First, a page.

(4/828) Cicatricial fibromatosis mimics metastatic medulloblastoma.
Cicatricial fibromatoses usually occur in the anterior abdominal wall or in the extremities, but rarely in the scalp or the soft tissues of the neck. We report a case of desmoid fibromatosis that developed in a 15-year-old boy 8 months after surgery for cerebellar medulloblastoma. (+info)
(5/828) Unexpected stomach uptake of technetium-99m-MDP.
Two pediatric cases are described in which the results of each patient's bone scan demonstrated abnormal stomach uptake. There have been a number of reports in the literature describing stomach uptake of bone agents, however, it is an uncommon finding. (+info)
(6/828) Clinical features and outcomes in patients with non-acoustic cerebellopontine angle tumours.
OBJECTIVES: Non-acoustic tumours of the cerebellopontine angle differ from vestibular schwannomas in their prevalence, clinical features, operative management, and surgical outcome. These features were studied in patients presenting to the regional neuro-otological unit. METHODS: A retrospective analysis of clinical notes identified 42 patients with non-acoustic tumours of the cerebellopontine angle. Data were extracted regarding presenting clinical features, histopathological data after surgical resection, surgical morbidity and mortality, and clinical outcome (mean 32 months follow up). RESULTS: The study group comprised 25 meningiomas (60%), 12 epidermoid cysts/cholesteatomata (28%), and five other tumours. In patients with meningiomas, symptoms differed considerably from patients presenting with vestibular schwannomas. Cerebellar signs were present in 52% and hearing loss in only 68%. Twenty per cent of patients had hydrocephalus at the time of diagnosis. After surgical resection, normal facial nerve function was preserved in 75% of cases. In the epidermoid group, fifth, seventh, and eighth nerve deficits were present in 42%, 33%, and 66% respectively. There were no new postoperative facial palsies. There were two recurrences (17%) requiring reoperation. Overall, there were two perioperative deaths from pneumonia and meningitis. CONCLUSIONS: Patients with non-acoustic lesions of the cerebellopontine angle often present with different symptoms and signs from those found in patients with schwannomas. Hearing loss is less prevalent and cerebellar signs and facial paresis are more common as presenting features. Hydrocephalus is often present in patients presenting with cerebellopontine angle meningiomas. Non-acoustic tumours can usually be resected with facial nerve preservation. (+info)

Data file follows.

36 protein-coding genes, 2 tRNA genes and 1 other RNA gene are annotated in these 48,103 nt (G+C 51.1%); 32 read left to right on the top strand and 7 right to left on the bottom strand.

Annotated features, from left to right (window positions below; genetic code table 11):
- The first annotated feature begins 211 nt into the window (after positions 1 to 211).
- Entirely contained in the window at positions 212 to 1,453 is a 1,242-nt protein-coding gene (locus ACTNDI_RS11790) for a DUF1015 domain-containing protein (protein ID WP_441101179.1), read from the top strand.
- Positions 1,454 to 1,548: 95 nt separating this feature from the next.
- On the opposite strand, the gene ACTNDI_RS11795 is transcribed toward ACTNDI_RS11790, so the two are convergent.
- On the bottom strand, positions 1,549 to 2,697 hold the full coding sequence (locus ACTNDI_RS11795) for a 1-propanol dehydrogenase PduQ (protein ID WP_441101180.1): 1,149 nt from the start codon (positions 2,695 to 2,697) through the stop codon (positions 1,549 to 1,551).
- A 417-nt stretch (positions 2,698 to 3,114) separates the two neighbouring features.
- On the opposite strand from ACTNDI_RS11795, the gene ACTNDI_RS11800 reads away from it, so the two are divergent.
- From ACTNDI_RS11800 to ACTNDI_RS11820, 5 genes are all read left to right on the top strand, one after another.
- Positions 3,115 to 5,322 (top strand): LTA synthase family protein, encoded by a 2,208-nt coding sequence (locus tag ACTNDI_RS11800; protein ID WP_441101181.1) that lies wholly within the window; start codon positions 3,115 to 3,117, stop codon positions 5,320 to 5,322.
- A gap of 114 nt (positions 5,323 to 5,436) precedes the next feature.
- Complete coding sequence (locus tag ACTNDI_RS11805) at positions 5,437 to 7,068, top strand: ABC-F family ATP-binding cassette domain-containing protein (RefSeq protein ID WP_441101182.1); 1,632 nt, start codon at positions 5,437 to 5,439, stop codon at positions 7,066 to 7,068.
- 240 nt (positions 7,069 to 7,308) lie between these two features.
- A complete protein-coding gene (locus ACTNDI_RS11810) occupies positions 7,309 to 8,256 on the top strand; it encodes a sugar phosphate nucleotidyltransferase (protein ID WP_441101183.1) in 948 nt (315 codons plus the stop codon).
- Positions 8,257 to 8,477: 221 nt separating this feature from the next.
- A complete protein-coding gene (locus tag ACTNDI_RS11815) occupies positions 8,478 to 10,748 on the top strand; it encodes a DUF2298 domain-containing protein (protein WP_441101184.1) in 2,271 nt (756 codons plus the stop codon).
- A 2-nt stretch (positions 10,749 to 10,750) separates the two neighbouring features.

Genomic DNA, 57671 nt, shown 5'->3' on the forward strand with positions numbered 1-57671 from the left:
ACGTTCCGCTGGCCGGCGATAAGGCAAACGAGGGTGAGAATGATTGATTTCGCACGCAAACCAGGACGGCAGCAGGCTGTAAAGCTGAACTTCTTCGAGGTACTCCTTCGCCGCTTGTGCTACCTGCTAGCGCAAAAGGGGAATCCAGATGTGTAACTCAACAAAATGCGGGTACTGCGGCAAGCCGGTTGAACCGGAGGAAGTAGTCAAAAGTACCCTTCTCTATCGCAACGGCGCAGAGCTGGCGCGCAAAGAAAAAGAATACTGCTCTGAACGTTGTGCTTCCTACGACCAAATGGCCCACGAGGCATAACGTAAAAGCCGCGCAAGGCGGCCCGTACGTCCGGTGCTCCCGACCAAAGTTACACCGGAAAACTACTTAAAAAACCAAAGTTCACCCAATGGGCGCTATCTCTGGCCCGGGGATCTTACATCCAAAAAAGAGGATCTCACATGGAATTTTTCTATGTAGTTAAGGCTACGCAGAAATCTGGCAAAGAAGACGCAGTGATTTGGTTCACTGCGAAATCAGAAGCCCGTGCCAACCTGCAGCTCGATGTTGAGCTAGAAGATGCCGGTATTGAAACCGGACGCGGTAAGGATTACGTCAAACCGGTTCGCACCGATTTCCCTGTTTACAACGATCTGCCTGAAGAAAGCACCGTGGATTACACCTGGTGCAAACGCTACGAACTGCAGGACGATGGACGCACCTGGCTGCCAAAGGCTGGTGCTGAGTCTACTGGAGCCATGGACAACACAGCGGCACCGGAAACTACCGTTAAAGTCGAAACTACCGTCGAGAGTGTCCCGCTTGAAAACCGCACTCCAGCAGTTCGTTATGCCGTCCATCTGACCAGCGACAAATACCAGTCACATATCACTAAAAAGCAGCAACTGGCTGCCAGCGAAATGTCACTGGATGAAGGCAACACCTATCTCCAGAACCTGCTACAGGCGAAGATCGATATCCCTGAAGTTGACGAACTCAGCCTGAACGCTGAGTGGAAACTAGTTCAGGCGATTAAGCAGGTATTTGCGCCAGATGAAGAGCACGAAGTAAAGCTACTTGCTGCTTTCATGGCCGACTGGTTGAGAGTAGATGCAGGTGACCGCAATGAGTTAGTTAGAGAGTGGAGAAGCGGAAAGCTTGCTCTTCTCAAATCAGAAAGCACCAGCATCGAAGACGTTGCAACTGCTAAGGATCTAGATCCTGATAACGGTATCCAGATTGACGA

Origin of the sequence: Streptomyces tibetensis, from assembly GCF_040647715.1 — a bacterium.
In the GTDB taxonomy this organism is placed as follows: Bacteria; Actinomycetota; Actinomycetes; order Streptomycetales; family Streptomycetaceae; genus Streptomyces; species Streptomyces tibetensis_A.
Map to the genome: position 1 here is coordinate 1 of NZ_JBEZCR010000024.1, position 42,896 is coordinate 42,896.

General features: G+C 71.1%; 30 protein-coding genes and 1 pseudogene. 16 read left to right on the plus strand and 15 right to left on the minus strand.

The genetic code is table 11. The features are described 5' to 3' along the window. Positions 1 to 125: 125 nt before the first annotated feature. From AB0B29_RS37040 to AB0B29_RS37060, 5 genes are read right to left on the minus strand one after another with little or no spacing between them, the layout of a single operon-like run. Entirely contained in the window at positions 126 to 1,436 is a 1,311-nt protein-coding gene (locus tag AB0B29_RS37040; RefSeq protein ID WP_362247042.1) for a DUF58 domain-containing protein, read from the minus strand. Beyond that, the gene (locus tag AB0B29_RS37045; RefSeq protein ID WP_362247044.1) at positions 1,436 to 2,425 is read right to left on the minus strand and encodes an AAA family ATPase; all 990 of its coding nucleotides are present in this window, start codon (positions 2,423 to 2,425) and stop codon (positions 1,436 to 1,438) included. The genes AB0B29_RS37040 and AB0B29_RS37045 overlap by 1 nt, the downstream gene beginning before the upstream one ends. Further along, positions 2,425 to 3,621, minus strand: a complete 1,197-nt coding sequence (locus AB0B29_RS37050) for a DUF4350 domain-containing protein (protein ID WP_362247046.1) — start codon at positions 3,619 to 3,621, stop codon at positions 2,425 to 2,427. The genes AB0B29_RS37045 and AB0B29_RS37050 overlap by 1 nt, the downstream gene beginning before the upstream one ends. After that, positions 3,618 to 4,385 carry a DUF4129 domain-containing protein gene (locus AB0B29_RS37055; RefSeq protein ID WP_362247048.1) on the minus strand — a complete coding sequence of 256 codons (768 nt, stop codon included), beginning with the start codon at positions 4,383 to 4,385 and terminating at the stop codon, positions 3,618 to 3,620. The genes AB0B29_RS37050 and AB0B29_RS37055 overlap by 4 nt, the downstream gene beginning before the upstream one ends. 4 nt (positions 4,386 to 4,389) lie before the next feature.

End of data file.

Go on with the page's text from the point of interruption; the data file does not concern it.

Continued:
(7/828) Medullomyoblastoma: A case report.
Medullomyoblastoma is a rare tumour seen in childhood. We report a medullomyoblastoma occurring in the cerebellar vermis of a 4 year old boy. The light microscopic features, immunohistochemistry and histogenesis are described. (+info)
(8/828) Choroid plexus papilloma of cerebellopontine angle with extension to foramen magnum.
A case of choroid plexus papilloma resembling meningioma of cerebellopontine (CP) angle with its extension to foramen magnum is presented. Occurrence of this tumour in CP angle is very rare. Its extension towards foramen magnum is further rare. It was a real diagnostic enigma preoperatively as the tumour was resembling meningioma upto some extent on radiological study. Retromastoid craniectomy with microsurgical excision of tumour and its extension was achieved in toto. Tumour was attached to few rootlets of lower cranial nerves which were preserved. Attachment of the tumour with lower cranial nerves again caused diagnostic confusion with neurofibroma intraoperatively. (+info)